Austin Film Festival Review: Despite Brendan Fraser’s affecting performance, ‘The Whale’ is lost at sea

Brendan Fraser plays an obese man in A24's 'The Whale.'
Image via A24
Review of: The Whale

Reviewed by:
Rating:
2.5
On November 8, 2022
Last modified:November 11, 2022

Summary:

Though Brendan Fraser's performance is phenomenal, the script itself was poorly adapted for the screen, giving what could be a great movie a heavy-handedness that undercuts the excellent performances.

Darren Aronofsky’s The Whale centers around a standout performance from Brendan Fraser, and the actor demonstrates his comeback is well-deserved. But while the director is at home with the film’s apocalyptic themes, the family drama feels forced, neglecting to ground its characters convincingly within the walls of the apartment where the action takes place.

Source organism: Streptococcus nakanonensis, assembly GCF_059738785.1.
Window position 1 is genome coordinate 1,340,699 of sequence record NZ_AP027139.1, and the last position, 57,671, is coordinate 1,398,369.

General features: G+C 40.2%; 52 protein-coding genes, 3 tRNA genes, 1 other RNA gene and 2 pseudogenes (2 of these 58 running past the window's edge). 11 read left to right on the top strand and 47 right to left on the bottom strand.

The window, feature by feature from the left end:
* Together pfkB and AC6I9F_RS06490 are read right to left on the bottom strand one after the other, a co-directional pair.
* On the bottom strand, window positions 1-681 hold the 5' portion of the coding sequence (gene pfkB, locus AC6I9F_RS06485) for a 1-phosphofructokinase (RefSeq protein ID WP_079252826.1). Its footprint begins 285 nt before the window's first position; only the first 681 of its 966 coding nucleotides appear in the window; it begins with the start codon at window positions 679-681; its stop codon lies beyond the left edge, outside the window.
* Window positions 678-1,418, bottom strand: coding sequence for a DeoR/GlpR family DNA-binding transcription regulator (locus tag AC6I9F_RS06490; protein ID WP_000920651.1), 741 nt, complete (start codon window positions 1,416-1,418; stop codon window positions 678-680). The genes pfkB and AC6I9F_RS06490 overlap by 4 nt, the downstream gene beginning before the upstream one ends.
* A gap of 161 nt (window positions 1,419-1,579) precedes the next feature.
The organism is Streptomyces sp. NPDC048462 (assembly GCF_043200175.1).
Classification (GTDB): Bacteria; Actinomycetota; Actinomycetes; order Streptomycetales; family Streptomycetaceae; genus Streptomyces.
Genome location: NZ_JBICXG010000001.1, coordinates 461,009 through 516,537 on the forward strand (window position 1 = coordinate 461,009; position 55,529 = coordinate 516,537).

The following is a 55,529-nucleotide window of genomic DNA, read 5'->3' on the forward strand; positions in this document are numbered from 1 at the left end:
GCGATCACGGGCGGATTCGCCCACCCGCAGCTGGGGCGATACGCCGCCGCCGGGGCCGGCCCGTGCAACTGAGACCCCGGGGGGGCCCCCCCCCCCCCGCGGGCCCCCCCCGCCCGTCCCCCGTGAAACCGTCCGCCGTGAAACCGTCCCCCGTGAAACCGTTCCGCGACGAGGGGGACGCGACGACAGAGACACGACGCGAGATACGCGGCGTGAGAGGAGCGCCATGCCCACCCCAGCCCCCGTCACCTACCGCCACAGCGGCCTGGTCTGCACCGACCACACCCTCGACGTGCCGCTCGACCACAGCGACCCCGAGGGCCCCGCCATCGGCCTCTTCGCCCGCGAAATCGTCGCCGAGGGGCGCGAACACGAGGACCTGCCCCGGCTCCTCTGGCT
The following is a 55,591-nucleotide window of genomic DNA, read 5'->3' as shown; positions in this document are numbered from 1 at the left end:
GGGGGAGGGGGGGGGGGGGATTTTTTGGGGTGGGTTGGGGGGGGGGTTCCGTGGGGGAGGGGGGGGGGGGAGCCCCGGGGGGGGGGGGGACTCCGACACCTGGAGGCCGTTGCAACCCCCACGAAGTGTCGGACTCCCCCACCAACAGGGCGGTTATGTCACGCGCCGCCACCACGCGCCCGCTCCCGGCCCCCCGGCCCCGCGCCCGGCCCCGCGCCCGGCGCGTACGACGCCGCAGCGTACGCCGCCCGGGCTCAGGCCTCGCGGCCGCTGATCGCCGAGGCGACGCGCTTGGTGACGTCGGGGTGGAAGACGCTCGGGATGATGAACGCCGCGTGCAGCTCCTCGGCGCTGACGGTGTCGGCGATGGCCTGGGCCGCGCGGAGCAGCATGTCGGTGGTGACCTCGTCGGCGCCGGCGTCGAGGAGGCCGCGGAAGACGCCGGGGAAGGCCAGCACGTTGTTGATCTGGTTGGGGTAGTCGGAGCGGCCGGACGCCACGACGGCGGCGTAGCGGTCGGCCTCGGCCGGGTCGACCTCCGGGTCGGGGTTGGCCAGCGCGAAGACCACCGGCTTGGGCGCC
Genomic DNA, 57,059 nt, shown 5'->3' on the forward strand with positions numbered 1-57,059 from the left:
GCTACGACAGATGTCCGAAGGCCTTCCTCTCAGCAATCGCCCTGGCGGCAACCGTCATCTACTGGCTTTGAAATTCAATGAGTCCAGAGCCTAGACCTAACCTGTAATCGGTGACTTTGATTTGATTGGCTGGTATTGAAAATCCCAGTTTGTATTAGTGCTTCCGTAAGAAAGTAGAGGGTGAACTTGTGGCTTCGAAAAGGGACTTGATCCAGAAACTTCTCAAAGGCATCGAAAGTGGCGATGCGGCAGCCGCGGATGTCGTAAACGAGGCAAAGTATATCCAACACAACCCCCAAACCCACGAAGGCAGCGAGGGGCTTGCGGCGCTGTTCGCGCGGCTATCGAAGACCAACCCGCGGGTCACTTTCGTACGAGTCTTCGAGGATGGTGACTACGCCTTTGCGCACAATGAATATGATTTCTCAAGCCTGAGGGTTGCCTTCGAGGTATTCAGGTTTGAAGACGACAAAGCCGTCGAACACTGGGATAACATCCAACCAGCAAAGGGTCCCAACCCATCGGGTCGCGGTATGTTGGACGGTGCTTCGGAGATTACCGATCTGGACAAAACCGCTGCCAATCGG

Charlie (Fraser) teaches online writing courses from his home, which he no longer leaves, with his camera off. He is obese, and it’s unclear if it’s a cause or effect of his hermit lifestyle. He has a near-death experience while watching porn with his blood pressure spiking but is saved by a young missionary who happens to knock on his door at the right or wrong time. Charlie wants nothing to do with god in his time of need, but instead, frantically demands the confused young man to read an essay on Moby Dick out loud.